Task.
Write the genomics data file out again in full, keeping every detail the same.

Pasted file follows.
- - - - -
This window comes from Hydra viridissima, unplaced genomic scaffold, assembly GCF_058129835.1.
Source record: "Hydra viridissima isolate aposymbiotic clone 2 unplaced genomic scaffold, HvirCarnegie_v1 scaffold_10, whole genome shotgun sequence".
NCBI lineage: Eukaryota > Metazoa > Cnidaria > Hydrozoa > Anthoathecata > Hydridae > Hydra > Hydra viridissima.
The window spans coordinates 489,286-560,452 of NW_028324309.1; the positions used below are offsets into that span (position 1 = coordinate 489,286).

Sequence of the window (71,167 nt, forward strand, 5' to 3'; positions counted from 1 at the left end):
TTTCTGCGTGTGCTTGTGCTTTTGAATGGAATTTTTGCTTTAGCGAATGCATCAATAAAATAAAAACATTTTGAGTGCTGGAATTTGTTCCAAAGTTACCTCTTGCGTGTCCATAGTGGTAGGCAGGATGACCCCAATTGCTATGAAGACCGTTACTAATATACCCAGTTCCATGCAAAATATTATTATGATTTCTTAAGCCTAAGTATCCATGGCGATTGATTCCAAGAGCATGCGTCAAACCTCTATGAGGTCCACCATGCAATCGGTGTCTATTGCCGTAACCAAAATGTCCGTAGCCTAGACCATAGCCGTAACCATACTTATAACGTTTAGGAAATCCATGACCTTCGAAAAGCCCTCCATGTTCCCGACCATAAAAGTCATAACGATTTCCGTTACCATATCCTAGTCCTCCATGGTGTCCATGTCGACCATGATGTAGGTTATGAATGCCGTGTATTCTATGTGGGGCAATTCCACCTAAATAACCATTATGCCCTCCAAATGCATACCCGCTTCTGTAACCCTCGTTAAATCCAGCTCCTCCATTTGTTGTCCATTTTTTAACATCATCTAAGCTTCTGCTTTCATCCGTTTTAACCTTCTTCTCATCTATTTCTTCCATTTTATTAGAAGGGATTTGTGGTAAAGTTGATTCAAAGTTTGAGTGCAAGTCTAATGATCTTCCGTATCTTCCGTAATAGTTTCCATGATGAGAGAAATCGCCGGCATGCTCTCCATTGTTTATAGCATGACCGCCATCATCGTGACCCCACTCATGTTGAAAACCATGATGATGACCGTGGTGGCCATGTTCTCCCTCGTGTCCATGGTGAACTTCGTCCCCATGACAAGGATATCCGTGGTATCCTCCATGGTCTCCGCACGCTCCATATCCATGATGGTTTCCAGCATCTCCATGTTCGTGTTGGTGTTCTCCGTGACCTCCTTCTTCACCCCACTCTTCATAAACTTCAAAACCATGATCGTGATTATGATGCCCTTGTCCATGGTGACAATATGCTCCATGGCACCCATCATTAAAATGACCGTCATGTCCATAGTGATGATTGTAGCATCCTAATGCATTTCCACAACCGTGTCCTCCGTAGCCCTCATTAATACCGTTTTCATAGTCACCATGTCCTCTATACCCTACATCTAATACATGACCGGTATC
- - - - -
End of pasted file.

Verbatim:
This window comes from Hydra viridissima, unplaced genomic scaffold, assembly GCF_058129835.1.
Source record: "Hydra viridissima isolate aposymbiotic clone 2 unplaced genomic scaffold, HvirCarnegie_v1 scaffold_10, whole genome shotgun sequence".
NCBI lineage: Eukaryota > Metazoa > Cnidaria > Hydrozoa > Anthoathecata > Hydridae > Hydra > Hydra viridissima.
The window spans coordinates 489,286-560,452 of NW_028324309.1; the positions used below are offsets into that span (position 1 = coordinate 489,286).

Sequence of the window (71,167 nt, forward strand, 5' to 3'; positions counted from 1 at the left end):
TTTCTGCGTGTGCTTGTGCTTTTGAATGGAATTTTTGCTTTAGCGAATGCATCAATAAAATAAAAACATTTTGAGTGCTGGAATTTGTTCCAAAGTTACCTCTTGCGTGTCCATAGTGGTAGGCAGGATGACCCCAATTGCTATGAAGACCGTTACTAATATACCCAGTTCCATGCAAAATATTATTATGATTTCTTAAGCCTAAGTATCCATGGCGATTGATTCCAAGAGCATGCGTCAAACCTCTATGAGGTCCACCATGCAATCGGTGTCTATTGCCGTAACCAAAATGTCCGTAGCCTAGACCATAGCCGTAACCATACTTATAACGTTTAGGAAATCCATGACCTTCGAAAAGCCCTCCATGTTCCCGACCATAAAAGTCATAACGATTTCCGTTACCATATCCTAGTCCTCCATGGTGTCCATGTCGACCATGATGTAGGTTATGAATGCCGTGTATTCTATGTGGGGCAATTCCACCTAAATAACCATTATGCCCTCCAAATGCATACCCGCTTCTGTAACCCTCGTTAAATCCAGCTCCTCCATTTGTTGTCCATTTTTTAACATCATCTAAGCTTCTGCTTTCATCCGTTTTAACCTTCTTCTCATCTATTTCTTCCATTTTATTAGAAGGGATTTGTGGTAAAGTTGATTCAAAGTTTGAGTGCAAGTCTAATGATCTTCCGTATCTTCCGTAATAGTTTCCATGATGAGAGAAATCGCCGGCATGCTCTCCATTGTTTATAGCATGACCGCCATCATCGTGACCCCACTCATGTTGAAAACCATGATGATGACCGTGGTGGCCATGTTCTCCCTCGTGTCCATGGTGAACTTCGTCCCCATGACAAGGATATCCGTGGTATCCTCCATGGTCTCCGCACGCTCCATATCCATGATGGTTTCCAGCATCTCCATGTTCGTGTTGGTGTTCTCCGTGACCTCCTTCTTCACCCCACTCTTCATAAACTTCAAAACCATGATCGTGATTATGATGCCCTTGTCCATGGTGACAATATGCTCCATGGCACCCATCATTAAAATGACCGTCATGTCCATAGTGATGATTGTAGCATCCTAATGCATTTCCACAACCGTGTCCTCCGTAGCCCTCATTAATACCGTTTTCATAGTCACCATGTCCTCTATACCCTACATCTAATACATGACCGGTATC